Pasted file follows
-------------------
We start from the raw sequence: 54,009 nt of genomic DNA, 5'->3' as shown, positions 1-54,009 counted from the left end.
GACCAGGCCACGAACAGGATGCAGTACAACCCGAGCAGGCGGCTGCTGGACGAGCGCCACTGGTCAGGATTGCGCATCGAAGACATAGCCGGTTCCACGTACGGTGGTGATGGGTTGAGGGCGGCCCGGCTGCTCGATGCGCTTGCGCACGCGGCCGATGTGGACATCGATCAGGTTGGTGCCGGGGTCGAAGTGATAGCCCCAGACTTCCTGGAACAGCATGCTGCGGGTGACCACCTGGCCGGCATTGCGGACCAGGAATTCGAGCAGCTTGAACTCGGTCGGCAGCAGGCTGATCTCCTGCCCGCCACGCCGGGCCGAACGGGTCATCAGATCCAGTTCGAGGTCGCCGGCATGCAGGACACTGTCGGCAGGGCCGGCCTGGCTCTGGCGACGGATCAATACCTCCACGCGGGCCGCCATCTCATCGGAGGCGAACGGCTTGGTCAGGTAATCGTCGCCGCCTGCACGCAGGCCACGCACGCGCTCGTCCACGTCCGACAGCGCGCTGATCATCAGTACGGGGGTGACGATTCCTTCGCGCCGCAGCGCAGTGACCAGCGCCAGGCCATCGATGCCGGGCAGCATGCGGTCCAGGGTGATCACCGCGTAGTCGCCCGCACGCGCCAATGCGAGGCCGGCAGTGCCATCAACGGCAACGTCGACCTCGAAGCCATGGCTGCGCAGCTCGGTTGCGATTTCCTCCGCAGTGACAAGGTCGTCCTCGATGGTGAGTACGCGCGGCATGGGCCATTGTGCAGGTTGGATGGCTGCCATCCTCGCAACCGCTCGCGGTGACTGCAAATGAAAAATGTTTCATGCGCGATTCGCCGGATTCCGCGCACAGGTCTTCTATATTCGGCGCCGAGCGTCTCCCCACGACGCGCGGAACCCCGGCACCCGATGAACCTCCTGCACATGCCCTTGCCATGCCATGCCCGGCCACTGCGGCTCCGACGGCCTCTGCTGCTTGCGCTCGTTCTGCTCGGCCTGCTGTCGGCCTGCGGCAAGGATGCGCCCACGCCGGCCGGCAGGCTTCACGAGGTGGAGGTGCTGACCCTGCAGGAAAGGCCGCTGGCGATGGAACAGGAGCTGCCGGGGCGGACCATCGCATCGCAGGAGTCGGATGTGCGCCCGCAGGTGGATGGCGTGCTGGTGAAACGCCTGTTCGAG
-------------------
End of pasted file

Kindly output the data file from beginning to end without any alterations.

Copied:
We start from the raw sequence: 54,009 nt of genomic DNA, 5'->3' as shown, positions 1-54,009 counted from the left end.
GACCAGGCCACGAACAGGATGCAGTACAACCCGAGCAGGCGGCTGCTGGACGAGCGCCACTGGTCAGGATTGCGCATCGAAGACATAGCCGGTTCCACGTACGGTGGTGATGGGTTGAGGGCGGCCCGGCTGCTCGATGCGCTTGCGCACGCGGCCGATGTGGACATCGATCAGGTTGGTGCCGGGGTCGAAGTGATAGCCCCAGACTTCCTGGAACAGCATGCTGCGGGTGACCACCTGGCCGGCATTGCGGACCAGGAATTCGAGCAGCTTGAACTCGGTCGGCAGCAGGCTGATCTCCTGCCCGCCACGCCGGGCCGAACGGGTCATCAGATCCAGTTCGAGGTCGCCGGCATGCAGGACACTGTCGGCAGGGCCGGCCTGGCTCTGGCGACGGATCAATACCTCCACGCGGGCCGCCATCTCATCGGAGGCGAACGGCTTGGTCAGGTAATCGTCGCCGCCTGCACGCAGGCCACGCACGCGCTCGTCCACGTCCGACAGCGCGCTGATCATCAGTACGGGGGTGACGATTCCTTCGCGCCGCAGCGCAGTGACCAGCGCCAGGCCATCGATGCCGGGCAGCATGCGGTCCAGGGTGATCACCGCGTAGTCGCCCGCACGCGCCAATGCGAGGCCGGCAGTGCCATCAACGGCAACGTCGACCTCGAAGCCATGGCTGCGCAGCTCGGTTGCGATTTCCTCCGCAGTGACAAGGTCGTCCTCGATGGTGAGTACGCGCGGCATGGGCCATTGTGCAGGTTGGATGGCTGCCATCCTCGCAACCGCTCGCGGTGACTGCAAATGAAAAATGTTTCATGCGCGATTCGCCGGATTCCGCGCACAGGTCTTCTATATTCGGCGCCGAGCGTCTCCCCACGACGCGCGGAACCCCGGCACCCGATGAACCTCCTGCACATGCCCTTGCCATGCCATGCCCGGCCACTGCGGCTCCGACGGCCTCTGCTGCTTGCGCTCGTTCTGCTCGGCCTGCTGTCGGCCTGCGGCAAGGATGCGCCCACGCCGGCCGGCAGGCTTCACGAGGTGGAGGTGCTGACCCTGCAGGAAAGGCCGCTGGCGATGGAACAGGAGCTGCCGGGGCGGACCATCGCATCGCAGGAGTCGGATGTGCGCCCGCAGGTGGATGGCGTGCTGGTGAAACGCCTGTTCGAG